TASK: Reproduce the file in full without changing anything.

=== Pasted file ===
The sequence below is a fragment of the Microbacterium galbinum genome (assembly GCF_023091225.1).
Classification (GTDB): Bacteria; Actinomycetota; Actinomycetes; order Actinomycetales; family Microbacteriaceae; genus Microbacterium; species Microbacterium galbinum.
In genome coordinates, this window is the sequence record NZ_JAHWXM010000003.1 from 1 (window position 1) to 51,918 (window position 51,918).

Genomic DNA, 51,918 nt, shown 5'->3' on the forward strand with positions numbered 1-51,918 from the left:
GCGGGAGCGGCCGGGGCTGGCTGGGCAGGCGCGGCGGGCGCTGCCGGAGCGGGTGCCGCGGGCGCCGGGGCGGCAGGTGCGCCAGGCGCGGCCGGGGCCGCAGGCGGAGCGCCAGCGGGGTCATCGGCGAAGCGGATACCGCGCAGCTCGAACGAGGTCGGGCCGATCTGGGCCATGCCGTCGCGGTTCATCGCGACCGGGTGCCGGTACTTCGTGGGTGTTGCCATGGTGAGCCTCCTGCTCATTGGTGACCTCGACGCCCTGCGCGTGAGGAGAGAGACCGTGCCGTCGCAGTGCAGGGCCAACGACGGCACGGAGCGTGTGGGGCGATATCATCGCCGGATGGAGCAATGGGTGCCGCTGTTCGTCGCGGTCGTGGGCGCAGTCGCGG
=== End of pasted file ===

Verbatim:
The sequence below is a fragment of the Microbacterium galbinum genome (assembly GCF_023091225.1).
Classification (GTDB): Bacteria; Actinomycetota; Actinomycetes; order Actinomycetales; family Microbacteriaceae; genus Microbacterium; species Microbacterium galbinum.
In genome coordinates, this window is the sequence record NZ_JAHWXM010000003.1 from 1 (window position 1) to 51,918 (window position 51,918).

Genomic DNA, 51,918 nt, shown 5'->3' on the forward strand with positions numbered 1-51,918 from the left:
GCGGGAGCGGCCGGGGCTGGCTGGGCAGGCGCGGCGGGCGCTGCCGGAGCGGGTGCCGCGGGCGCCGGGGCGGCAGGTGCGCCAGGCGCGGCCGGGGCCGCAGGCGGAGCGCCAGCGGGGTCATCGGCGAAGCGGATACCGCGCAGCTCGAACGAGGTCGGGCCGATCTGGGCCATGCCGTCGCGGTTCATCGCGACCGGGTGCCGGTACTTCGTGGGTGTTGCCATGGTGAGCCTCCTGCTCATTGGTGACCTCGACGCCCTGCGCGTGAGGAGAGAGACCGTGCCGTCGCAGTGCAGGGCCAACGACGGCACGGAGCGTGTGGGGCGATATCATCGCCGGATGGAGCAATGGGTGCCGCTGTTCGTCGCGGTCGTGGGCGCAGTCGCGG